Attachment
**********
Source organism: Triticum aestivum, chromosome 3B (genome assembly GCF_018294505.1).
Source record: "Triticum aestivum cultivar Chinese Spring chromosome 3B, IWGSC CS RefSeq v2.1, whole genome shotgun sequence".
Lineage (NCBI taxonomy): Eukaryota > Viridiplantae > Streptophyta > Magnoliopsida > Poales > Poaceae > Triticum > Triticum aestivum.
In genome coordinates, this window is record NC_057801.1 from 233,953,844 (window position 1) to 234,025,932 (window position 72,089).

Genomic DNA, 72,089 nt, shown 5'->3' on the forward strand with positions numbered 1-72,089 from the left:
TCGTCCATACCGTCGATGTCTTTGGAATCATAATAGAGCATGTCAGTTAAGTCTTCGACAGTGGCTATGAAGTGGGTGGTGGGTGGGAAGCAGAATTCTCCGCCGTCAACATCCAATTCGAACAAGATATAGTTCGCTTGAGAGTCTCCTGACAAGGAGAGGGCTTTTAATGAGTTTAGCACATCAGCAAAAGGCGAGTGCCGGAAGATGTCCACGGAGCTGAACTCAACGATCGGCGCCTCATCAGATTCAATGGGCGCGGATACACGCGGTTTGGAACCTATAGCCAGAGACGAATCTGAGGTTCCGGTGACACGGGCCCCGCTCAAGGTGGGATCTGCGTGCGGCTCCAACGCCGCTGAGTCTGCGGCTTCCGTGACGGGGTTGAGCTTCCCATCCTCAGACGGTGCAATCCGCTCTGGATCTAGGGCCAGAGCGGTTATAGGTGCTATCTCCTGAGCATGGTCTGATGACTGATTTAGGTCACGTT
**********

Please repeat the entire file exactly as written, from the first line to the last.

Source organism: Triticum aestivum, chromosome 3B (genome assembly GCF_018294505.1).
Source record: "Triticum aestivum cultivar Chinese Spring chromosome 3B, IWGSC CS RefSeq v2.1, whole genome shotgun sequence".
Lineage (NCBI taxonomy): Eukaryota > Viridiplantae > Streptophyta > Magnoliopsida > Poales > Poaceae > Triticum > Triticum aestivum.
In genome coordinates, this window is record NC_057801.1 from 233,953,844 (window position 1) to 234,025,932 (window position 72,089).

Genomic DNA, 72,089 nt, shown 5'->3' on the forward strand with positions numbered 1-72,089 from the left:
TCGTCCATACCGTCGATGTCTTTGGAATCATAATAGAGCATGTCAGTTAAGTCTTCGACAGTGGCTATGAAGTGGGTGGTGGGTGGGAAGCAGAATTCTCCGCCGTCAACATCCAATTCGAACAAGATATAGTTCGCTTGAGAGTCTCCTGACAAGGAGAGGGCTTTTAATGAGTTTAGCACATCAGCAAAAGGCGAGTGCCGGAAGATGTCCACGGAGCTGAACTCAACGATCGGCGCCTCATCAGATTCAATGGGCGCGGATACACGCGGTTTGGAACCTATAGCCAGAGACGAATCTGAGGTTCCGGTGACACGGGCCCCGCTCAAGGTGGGATCTGCGTGCGGCTCCAACGCCGCTGAGTCTGCGGCTTCCGTGACGGGGTTGAGCTTCCCATCCTCAGACGGTGCAATCCGCTCTGGATCTAGGGCCAGAGCGGTTATAGGTGCTATCTCCTGAGCATGGTCTGATGACTGATTTAGGTCACGTT